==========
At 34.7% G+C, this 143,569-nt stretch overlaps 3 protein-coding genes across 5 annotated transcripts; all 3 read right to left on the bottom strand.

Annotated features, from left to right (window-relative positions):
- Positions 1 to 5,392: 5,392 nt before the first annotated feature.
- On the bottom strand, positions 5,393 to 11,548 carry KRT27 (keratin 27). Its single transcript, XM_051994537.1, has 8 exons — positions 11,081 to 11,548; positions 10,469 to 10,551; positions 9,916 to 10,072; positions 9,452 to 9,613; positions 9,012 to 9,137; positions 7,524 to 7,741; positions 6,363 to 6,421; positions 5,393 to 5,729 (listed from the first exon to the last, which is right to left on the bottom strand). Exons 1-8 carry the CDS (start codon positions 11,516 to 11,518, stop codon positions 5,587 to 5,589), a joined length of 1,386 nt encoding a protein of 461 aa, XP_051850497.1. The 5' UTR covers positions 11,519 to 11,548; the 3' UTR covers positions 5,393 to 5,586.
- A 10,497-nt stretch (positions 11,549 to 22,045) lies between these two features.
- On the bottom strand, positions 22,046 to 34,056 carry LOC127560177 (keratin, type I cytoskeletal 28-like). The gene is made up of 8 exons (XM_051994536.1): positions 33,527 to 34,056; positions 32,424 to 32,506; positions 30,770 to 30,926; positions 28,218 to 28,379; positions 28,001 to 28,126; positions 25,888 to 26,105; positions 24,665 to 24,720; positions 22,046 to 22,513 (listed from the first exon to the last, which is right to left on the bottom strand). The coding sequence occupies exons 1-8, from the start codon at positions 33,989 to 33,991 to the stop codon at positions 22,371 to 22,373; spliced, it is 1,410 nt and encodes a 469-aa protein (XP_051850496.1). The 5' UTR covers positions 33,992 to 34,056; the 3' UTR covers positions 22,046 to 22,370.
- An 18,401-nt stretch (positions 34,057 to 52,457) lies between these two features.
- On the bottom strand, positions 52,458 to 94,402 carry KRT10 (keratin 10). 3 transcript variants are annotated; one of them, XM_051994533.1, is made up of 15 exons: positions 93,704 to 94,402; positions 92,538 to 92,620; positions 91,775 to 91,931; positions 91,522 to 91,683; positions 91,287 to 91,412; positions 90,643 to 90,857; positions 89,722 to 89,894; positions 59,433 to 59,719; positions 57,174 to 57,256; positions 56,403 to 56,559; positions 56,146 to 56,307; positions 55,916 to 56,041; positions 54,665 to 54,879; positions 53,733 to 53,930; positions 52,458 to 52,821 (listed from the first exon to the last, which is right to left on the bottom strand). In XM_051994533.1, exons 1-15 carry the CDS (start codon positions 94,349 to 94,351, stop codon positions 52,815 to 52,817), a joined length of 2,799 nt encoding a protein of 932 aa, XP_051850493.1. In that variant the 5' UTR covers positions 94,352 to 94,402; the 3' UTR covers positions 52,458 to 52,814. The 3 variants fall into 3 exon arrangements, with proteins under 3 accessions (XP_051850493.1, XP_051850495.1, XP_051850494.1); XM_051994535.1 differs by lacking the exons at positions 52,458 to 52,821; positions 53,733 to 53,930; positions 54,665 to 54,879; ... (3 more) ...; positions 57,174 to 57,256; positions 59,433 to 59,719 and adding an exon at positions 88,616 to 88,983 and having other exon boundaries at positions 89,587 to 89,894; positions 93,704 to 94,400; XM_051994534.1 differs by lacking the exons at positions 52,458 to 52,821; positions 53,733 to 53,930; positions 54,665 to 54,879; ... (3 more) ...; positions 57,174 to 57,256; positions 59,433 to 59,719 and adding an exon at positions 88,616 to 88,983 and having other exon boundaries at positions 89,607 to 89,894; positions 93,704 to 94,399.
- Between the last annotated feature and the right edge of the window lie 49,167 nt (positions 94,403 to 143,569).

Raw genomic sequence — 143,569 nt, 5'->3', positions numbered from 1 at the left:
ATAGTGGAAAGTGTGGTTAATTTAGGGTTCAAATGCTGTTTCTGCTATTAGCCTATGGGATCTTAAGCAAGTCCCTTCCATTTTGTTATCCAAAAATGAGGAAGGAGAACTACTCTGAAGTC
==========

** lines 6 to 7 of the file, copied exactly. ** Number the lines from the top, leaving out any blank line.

- On the bottom strand, positions 22,046 to 34,056 carry LOC127560177 (keratin, type I cytoskeletal 28-like). The gene is made up of 8 exons (XM_051994536.1): positions 33,527 to 34,056; positions 32,424 to 32,506; positions 30,770 to 30,926; positions 28,218 to 28,379; positions 28,001 to 28,126; positions 25,888 to 26,105; positions 24,665 to 24,720; positions 22,046 to 22,513 (listed from the first exon to the last, which is right to left on the bottom strand). The coding sequence occupies exons 1-8, from the start codon at positions 33,989 to 33,991 to the stop codon at positions 22,371 to 22,373; spliced, it is 1,410 nt and encodes a 469-aa protein (XP_051850496.1). The 5' UTR covers positions 33,992 to 34,056; the 3' UTR covers positions 22,046 to 22,370.
- An 18,401-nt stretch (positions 34,057 to 52,457) lies between these two features.